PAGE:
There are some questions she's going to have to answer. I think a lot of these Republican senators are going to say, look, if you were in our shoes, and someone sat here in front of you to be confirmed, and said that they would reach better judicial decisions because they were white and male, would you vote for them?

But Republicans have learned a lesson here from Barack Obama. I think Republicans have learned that he's elevated the tone and tenor of the political debate in Washington? It's more mature.

And they have learned that, you know, name-calling and all of that, if they have good arguments to make, they are going to have to make them on -- on more solid grounds and less conflicted grounds, still tough and political. But I think Obama has taught Republicans a lesson here.

BLITZER: All right.

CASTELLANOS: And it's for their own good.

BLITZER: We have no name-calling here in THE SITUATION ROOM.


BLITZER: We have serious, substantive discussions.


BLITZER: Guys, thanks very much to both of you.

CARVILLE: Thank you.

BLITZER: It's a first for the first daughters. Sasha and Malia Obama are getting ready to do something they have never done as daughters of an American president. Stand by.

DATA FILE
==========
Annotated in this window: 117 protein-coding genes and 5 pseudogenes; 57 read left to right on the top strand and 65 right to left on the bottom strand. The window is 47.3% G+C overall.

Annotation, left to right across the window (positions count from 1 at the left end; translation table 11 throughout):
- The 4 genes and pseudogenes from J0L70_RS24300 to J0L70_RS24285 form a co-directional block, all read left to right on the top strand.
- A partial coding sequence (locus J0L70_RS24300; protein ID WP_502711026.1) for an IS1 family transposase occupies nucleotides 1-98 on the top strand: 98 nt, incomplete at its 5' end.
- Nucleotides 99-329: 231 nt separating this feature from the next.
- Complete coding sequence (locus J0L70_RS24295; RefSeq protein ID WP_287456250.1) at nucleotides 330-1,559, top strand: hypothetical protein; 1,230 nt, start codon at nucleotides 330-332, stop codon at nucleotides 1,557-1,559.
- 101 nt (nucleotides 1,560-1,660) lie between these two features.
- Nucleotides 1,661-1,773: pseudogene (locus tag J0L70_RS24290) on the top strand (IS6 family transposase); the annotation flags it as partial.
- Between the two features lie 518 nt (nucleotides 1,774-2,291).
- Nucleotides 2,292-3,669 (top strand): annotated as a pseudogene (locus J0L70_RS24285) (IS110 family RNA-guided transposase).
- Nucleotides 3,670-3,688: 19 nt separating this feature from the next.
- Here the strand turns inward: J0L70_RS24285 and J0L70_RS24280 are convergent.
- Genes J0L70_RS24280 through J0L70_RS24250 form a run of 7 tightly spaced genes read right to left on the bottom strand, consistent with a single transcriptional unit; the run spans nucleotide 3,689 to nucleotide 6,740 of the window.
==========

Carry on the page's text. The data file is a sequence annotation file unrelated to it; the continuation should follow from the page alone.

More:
And the leader of the free world as a tourist -- you are going to find out some of the awesome sights the president is taking in on his trip.

And Jack Cafferty is asking if the president reaching out to the Muslims, at the expense of America's -- is he doing so at the expense of America's relationship with Israel? Jack is back with your thoughts in a moment.


BLITZER: On our "Political Ticker": The first daughters are about to become Americans in Paris. Malia and Sasha Obama are joining their mother when she flies to Paris tomorrow to join the president. There's speculation that the entire family may cap their visit by having dinner atop the Eiffel Tower.

We will watch and we will see.

Let's go to Jack Cafferty right now. He's got "The Cafferty File." He's going to have dinner at home tonight.

Is that right, Jack?



CAFFERTY: You know, the -- the -- the French are pretty blase about a lot of things. I will bet that Michelle Obama and those two kids showing up to meet the president of the United States will turn the City of Lights upside down.

BLITZER: I think...

CAFFERTY: What do you think?

BLITZER: Yes, I think you're absolutely right.

CAFFERTY: Oh, yes.

The question this hour: Is President Obama reaching out to Muslims, at the expense of America's relationship with Israel?